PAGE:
Donald Trump

In Trump’s Middle East, Vladimir Putin is the real master of the art of the deal

U.S. President Donald Trump changed his mind about pulling American troops out of Syria – again. The latest reversal of policy reflects the Pentagon's concerns that the U.S. withdrawal will play into the hands of Russia and Iran. The return of U.S. servicemen to Kobani and Qamishli, and the military buildup in eastern Syria suggest that the White House is on board.

U.S. President Donald Trump changed his mind about pulling American troops out of Syria – again. The latest reversal of policy reflects the Pentagon’s concerns that the U.S. withdrawal will play into the hands of Russia and Iran. The return of U.S. servicemen to Kobani and Qamishli, and the military buildup in eastern Syria suggest that the White House is on board.

As always, Trump does not hide why the United States decided to stay: “We are keeping the oil. I’ve always said that – keep the oil. We want to keep the oil, $45 million a month. Keep the oil. We’ve secured the oil.”

People always used to say that the distribution of Middle Eastern oil around the world was the driving force behind Washington’s aggressive policy decisions. They argued that the United States used the oil to exert influence over China and other developing nations, concluding that Washington would never leave the region.

No U.S. president had ever been as straightforward as Trump. Needless to say, not mincing one’s words is not the same as being virtuous. It is merely an embodiment of American audacity.

Still, Trump reveals the naked truth to the world by speaking his mind freely – unlike Barack Obama and the rest of his predecessors. He does not make an effort to legitimize American interests by paying lip service to “values.”

Even Bashar Assad, who killed hundreds of thousands of innocent people, is aware of what’s happening. In a recent interview with NBC, the Syrian president claimed that Trump was the best U.S. president ever; not due to the merits of his administration’s policy but because he is completely transparent. When Trump wants Syria’s oil, Assad said, he asks for it openly: “What would anyone want but a transparent enemy?”

Turkey’s preoccupation, however, is the prospect of Trump inviting Ferhat Abdi Şahin, the ringleader of the terrorist organization PKK’s Syrian component, to Washington and allowing the group to finance its operations by selling Syria’s oil. Indeed, Washington keeps making mistakes. Having delivered thousands of truckloads of weapons to the PKK in Syria, the United States now considers using oil to sponsor the organization. It seems that U.S. Central Command (CENTCOM) desperately wants to keep its proxy, in which it invested several billion dollars.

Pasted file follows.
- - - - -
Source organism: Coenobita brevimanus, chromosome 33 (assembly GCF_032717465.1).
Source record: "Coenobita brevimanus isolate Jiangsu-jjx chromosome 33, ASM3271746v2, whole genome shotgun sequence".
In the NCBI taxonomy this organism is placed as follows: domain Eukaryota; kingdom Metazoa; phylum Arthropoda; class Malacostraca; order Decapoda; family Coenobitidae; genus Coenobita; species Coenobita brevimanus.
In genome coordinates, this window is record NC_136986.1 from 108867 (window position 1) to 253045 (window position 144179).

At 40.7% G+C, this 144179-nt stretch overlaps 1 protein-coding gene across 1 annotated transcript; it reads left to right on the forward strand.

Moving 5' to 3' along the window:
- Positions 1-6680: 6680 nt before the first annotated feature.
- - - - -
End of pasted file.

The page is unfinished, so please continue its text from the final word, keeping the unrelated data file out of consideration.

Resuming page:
Turkey’s military incursion in northern Syria, dubbed Operation Peace Spring, dealt a heavy blow to the People’s Protection Units (YPG), the PKK’s Syrian branch. The group’s ongoing effort to continue its operations as a “political entity” will fail sooner or later, and Ferhat Abdi Şahin will go down in history as the leader of PKK’s Syrian offshoot – no matter how many times his handlers rebrand him. Turkey will keep hunting him and do everything in its powers to obliterate the YPG. Meanwhile, PKK militants in Syria will take turns cozying up to the United States, Russia and the Assad regime, as Washington keeps protecting the YPG in Syria’s oil-rich areas.

To be clear, neither oil revenue nor the West’s extraordinary propaganda mill will be enough to legitimize the YPG. Nor can they protect the group on the ground.

Ignore the West’s empty words about the supposed betrayal of the Kurds. Europeans stopped worrying about another refugee wave when the local population of Ras al-Ayn and Tal Abyad returned to their homes once Turkey and its local partners secured the area. Europe doesn’t care about the PKK’s fate so long as Syrian refugees stay where they are.

Once Turkey begins to resettle refugees to the safe zone in northern Syria, European governments will fall in line. The world used to assume that the YPG-controlled parts of northern Syria enjoyed some level of stability and therefore blamed Turkey for disturbing the peace. Turks will show the international community what real stability looks like by facilitating the permanent return of Syrian refugees to their homes.

Meanwhile, the Arab world never buy into the narrative of the YPG’s betrayal. Arab leaders, who criticized the Turkish incursion, are trying to cope with the uncertainty surrounding Washington’s Middle East policy. They keep inching toward a settlement with Iran, with Russia as mediator.

Although Trump considers himself a master of the art of the deal, Russian President Vladimir Putin looks like the real deal.

[Daily Sabah, 6 November 2019]

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